Child and Family Studies Median Annual Salary: $37,700 

Social Work Median Annual Salary: $45,300 

Elementary Education Median Annual Salary: $46,000 

Human Development Median Annual Salary: $47,800 

Special Education Median Annual Salary: $48,900 

Culinary Arts Median Annual Salary: $49,700 

Athletic Training Median Annual Salary: $49,800 

Of course, these average median salaries are only averages; they may be higher or lower depending the geographical area of the country where demand rises or falls.  However, if you are determined to set your path toward a college education, there are steps and strategies you should expect to take to begin securing funding for your education, and lessen the pain in the wallet you can expect to contribute.

1. Apply for financial aid (even if you don’t think you'll qualify, fill out the Free Application for Federal Student Aid [FAFSA] form).
2. Apply for national grants (options include Pell Grants, Academic Competitiveness Grants and National SMART Grants).
3. Apply for local scholarships (civic organizations and religious institutions often have funds set aside for merit and non-merit-based scholarships).
4. Bargain (even schools that only provide need-based aid sometimes come up with drastically different offers. If you have more than one package on the table, you may be able to negotiate a better deal at another college).
5. Find an official benefactor (AmeriCorps, Peace Corp, National Health Services Corps and ROTC programs offer college money in exchange for a service commitment).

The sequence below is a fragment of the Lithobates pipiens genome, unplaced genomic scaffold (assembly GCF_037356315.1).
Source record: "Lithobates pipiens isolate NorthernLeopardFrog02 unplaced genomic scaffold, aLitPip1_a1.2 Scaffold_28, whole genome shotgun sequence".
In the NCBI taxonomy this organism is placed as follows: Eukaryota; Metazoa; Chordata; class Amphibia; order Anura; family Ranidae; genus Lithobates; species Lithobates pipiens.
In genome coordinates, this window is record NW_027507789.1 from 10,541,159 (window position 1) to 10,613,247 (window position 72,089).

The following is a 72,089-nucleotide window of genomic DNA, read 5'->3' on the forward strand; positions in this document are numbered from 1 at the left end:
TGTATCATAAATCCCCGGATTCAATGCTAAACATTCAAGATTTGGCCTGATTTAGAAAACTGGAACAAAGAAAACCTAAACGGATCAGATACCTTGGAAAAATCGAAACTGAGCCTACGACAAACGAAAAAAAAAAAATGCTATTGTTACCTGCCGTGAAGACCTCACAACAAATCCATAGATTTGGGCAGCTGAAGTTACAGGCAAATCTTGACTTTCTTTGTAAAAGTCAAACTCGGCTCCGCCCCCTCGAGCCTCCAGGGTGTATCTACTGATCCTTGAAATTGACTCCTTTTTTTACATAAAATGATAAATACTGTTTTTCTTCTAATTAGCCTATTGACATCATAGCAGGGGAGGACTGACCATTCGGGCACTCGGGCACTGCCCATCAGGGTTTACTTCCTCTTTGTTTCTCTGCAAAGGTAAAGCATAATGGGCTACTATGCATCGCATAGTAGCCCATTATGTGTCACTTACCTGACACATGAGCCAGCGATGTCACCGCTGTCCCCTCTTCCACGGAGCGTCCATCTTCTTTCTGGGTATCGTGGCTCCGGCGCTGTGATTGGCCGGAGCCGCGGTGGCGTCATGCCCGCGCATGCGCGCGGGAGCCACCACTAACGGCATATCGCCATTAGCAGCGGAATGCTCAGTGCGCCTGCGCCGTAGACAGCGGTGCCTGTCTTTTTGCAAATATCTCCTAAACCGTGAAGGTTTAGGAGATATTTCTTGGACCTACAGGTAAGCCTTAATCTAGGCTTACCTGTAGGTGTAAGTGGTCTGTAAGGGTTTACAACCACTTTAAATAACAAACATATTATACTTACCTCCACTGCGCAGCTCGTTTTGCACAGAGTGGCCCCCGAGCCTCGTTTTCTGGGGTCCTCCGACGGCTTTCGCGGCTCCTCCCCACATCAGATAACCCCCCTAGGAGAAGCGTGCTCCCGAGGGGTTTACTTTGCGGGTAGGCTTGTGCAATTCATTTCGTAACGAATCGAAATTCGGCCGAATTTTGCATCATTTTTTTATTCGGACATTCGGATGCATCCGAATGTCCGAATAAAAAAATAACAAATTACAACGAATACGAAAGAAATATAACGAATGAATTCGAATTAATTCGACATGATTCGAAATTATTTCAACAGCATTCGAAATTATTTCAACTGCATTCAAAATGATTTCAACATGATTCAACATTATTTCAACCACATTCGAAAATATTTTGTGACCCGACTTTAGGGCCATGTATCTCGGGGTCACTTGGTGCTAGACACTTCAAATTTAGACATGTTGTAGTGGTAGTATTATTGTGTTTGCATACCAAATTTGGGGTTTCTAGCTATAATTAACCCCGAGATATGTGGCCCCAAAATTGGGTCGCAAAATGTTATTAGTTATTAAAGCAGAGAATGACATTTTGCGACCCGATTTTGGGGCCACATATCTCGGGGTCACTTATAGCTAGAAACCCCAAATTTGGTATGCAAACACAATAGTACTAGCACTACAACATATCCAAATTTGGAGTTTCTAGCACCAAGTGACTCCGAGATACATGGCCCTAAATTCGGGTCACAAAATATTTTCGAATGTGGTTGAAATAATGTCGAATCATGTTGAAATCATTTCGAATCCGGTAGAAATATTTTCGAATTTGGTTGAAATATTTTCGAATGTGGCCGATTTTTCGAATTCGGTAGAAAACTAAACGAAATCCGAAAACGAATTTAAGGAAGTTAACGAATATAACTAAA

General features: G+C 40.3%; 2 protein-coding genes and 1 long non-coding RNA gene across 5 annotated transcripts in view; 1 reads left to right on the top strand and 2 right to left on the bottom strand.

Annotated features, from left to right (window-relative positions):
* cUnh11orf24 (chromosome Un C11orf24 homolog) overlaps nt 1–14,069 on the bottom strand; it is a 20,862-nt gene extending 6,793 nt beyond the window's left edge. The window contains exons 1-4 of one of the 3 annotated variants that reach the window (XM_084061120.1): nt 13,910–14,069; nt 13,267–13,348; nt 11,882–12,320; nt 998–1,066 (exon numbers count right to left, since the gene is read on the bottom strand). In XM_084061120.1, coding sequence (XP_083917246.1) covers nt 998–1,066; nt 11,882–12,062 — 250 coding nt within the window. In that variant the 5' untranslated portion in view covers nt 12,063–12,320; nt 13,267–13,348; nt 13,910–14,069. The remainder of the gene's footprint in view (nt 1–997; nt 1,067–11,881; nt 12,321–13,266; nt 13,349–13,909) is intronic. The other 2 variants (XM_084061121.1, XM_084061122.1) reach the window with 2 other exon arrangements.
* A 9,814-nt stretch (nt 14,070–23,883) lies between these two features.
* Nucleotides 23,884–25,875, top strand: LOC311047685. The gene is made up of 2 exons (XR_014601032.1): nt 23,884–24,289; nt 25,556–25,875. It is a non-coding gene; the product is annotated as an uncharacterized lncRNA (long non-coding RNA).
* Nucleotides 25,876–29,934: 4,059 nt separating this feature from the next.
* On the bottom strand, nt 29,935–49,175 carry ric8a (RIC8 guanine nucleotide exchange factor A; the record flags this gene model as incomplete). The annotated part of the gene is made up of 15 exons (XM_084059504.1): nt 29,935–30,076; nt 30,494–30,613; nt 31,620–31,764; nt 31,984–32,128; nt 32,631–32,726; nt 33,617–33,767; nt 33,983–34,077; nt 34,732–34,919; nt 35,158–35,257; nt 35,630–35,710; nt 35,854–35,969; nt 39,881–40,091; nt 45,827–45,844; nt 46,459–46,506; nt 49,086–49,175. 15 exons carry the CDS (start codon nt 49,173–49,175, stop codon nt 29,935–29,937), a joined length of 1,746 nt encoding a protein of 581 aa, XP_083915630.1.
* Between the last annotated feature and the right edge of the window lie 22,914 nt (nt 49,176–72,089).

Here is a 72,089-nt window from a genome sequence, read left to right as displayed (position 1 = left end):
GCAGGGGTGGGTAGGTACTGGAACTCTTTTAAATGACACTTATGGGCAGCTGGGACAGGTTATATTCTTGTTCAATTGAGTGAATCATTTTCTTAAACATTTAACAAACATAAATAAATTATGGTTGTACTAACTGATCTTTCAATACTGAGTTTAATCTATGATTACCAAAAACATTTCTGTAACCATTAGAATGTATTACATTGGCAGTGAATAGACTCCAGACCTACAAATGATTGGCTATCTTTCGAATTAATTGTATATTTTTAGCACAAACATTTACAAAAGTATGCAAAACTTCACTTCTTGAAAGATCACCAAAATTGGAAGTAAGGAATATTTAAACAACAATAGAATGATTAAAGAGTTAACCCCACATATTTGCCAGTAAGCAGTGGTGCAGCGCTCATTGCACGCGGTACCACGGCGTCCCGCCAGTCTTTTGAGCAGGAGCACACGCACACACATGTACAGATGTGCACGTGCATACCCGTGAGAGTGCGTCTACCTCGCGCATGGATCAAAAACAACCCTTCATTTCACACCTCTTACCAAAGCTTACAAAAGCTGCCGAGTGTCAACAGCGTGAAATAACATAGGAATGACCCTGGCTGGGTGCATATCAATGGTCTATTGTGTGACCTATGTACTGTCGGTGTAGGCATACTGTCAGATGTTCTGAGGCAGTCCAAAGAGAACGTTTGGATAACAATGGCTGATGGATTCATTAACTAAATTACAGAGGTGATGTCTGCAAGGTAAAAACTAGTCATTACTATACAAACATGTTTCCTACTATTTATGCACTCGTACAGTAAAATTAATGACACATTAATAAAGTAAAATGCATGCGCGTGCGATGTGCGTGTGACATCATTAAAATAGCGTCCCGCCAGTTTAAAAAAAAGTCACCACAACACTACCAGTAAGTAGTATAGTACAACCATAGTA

6. Look abroad (tuition and fees at U.S. private four-year colleges and universities now averages $27,293. At Scotland’s St. Andrews, the alma mater of Britain’s Prince William and wife Kate, U.S. students pay only $21,650; Canada's McGill University charges just $17,400 for Americans studying for a B.A.). 
7. Live at home (starting out at a low-cost community college and transferring to a four-year college for the final two years will wipe away a hefty chunk of room and board costs, as well as some tuition).
8. Inquire your employer about a tuition reimbursement plan which pays for some or all of your courses. Some companies will pay for their employees to attend college part-time.

If you would like to focus your search for college money in the realm of scholarships, there are literally dozens of sites you can use, such as or . However, you should be aware that many of these sites require you to register with a valid e-mail address (and whereby you can expect to have your inbox/spam box flooded with junk e-mail). But it should be noted that finding scholarships is not a sure thing (Read: "On Hunting for Scholarships, and Coming Up Empty").  And on this note, please make an effort to seek out specialized scholarships for certain demographic groups.
Scholarships for (single) moms seeking to attend college

Ultimately, it is up too you to determine whether or not college is for you, or worth the investment in time and money.  My advice is to make sure that your career choice is something that is both personally rewarding, as well as financially sound insomuch as your ability to earn a living.  In addition, consider continuing education course leading to certifications...never stop learning.  Every bit of experience you can gain makes you that much more marketable and able to make your decision to attend college to pay off.